KOKIA’s other works are also excellent without being overshadowed by her anime works. The very aptly named “Road to Glory” is an illustrative telling of folklore. The wide mix of instrumentals beautifully describe the journey, with the soft bells that signal the start (0:38) and KOKIA’s soft vocal lines from 0:45-1:00 describing the first steps. The beautiful interweaving of instrumentals and vocals that follow is similarly filled with imagery, allowing one to feel like one is walking along the path tread by heroes, and even sharing in their glory with the fanfare from 2.47-3:21. Next, “EXEC_REBIRTHIA=PROTOCOL/.” is a beautiful piece whose opening aria is a trip down memory lane for KOKIA’s long-time fans, bringing us back to albums like ‘KOKIA∞AKIKO ~balance~’ and ‘The Voice’. I probably do not need to say anything about “EXEC_COSMOFLIPS/.” because I have yet to find one person who does not fall in love with it. Rhythmic and simple, but embellished by beautiful vocal arias as the piece progresses, “EXEC_COSMOFLIPS/.” is an absolute delight.

Road to Glory

[audio:10 – pieces.mp3]

EXEC_COSMOFLIPS/.

[audio:12 – pieces.mp3]
What I respect about KOKIA is her rejection of the industrial uniformity that has become ubiquitous. KOKIA consistently places the message and purpose at the centre of her works, allowing her music to tell their own tales. With her dedication as an artist, her unrivalled vocal talents, and the lucky coincidence of a whole album being arranged by the arranger best at making the most of KOKIA’s voice, pieces stands as one of the best albums KOKIA has produced.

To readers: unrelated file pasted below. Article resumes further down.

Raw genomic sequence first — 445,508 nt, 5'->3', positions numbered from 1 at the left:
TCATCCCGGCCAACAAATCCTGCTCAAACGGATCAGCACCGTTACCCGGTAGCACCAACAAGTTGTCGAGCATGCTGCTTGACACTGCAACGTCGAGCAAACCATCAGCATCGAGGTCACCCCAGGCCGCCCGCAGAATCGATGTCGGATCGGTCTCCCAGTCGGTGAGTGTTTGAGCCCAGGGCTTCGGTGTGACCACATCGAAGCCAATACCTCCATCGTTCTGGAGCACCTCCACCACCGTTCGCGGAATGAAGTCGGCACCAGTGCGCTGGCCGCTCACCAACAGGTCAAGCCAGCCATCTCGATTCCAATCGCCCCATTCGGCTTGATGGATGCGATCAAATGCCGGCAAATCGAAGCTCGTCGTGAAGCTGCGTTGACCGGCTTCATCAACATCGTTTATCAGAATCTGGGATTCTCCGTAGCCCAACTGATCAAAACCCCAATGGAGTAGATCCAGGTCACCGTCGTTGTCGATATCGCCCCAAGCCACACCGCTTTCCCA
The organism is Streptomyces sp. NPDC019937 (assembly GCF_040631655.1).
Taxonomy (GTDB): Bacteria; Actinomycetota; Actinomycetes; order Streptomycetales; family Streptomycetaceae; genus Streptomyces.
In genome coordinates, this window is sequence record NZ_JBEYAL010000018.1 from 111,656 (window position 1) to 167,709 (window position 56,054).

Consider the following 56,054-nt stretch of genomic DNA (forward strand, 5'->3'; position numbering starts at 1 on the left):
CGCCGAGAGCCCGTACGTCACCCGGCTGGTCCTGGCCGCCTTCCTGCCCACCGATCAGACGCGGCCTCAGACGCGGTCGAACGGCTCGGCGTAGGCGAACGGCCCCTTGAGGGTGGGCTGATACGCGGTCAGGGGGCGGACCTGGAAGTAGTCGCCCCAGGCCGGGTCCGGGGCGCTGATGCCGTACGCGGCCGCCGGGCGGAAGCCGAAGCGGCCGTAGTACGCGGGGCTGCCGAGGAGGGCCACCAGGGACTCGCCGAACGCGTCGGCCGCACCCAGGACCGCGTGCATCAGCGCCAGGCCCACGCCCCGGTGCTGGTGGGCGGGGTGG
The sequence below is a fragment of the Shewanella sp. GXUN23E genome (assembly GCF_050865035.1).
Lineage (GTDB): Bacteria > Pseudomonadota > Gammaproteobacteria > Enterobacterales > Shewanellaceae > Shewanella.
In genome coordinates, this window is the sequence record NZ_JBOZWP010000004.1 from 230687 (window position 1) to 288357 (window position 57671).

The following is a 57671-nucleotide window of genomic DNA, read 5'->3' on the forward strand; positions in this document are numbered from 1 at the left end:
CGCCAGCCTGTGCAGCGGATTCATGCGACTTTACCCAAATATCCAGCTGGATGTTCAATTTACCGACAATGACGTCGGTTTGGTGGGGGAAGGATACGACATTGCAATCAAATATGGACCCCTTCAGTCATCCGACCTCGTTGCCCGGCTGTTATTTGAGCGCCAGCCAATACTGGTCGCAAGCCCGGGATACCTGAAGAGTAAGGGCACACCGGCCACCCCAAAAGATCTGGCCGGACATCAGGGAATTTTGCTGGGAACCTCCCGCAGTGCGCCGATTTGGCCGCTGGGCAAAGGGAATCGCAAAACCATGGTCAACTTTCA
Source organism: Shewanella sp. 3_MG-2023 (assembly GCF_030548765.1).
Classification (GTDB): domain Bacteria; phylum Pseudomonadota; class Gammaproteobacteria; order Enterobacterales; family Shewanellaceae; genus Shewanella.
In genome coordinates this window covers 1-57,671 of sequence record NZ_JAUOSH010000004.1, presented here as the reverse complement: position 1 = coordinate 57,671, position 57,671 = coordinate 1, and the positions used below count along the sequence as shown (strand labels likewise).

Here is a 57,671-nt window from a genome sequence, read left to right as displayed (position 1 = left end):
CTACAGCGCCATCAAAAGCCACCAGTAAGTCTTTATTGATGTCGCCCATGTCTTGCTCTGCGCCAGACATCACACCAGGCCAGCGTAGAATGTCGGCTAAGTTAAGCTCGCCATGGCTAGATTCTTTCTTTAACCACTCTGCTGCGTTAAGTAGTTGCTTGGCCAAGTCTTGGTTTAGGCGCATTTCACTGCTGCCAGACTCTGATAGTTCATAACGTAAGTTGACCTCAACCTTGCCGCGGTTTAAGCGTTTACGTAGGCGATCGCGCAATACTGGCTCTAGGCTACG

Rating: Masterpiece

Jen

I have been a contributor to Anime Instrumentality since late 2009 (blimey...). Being a lousy musician trained in cello, keyboard and voice, I feel obliged to censure the other amateurs who have the cheek to release their rubbish to the world, and to affirm those who actually deserve their salary. Nothing gives me more joy than listening to good music, though I admit that writing scathing reviews on bad ones comes close.

2 thoughts on “KOKIA: Pieces – Review

  • June 4, 2014 at 6:56 am
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    This is one my favorite albums from KOKIA, even though it counts as outworks collection, it feels like a normal album which has some epic songs right from the beginninng. I think Fate is still my favorite song from the album, because it just so epic with the marching sound and KOKIA with her vocals. Just amazing and deserves so many listens.

    Reply
  • March 18, 2015 at 10:30 pm
    Permalink

    huh i’m looking for Break Blade ost in epsd 4 that Kokia sing it. it fells like never will be find it. Anyway like this album, kokia voice and masumi itou instrument is the best

    Reply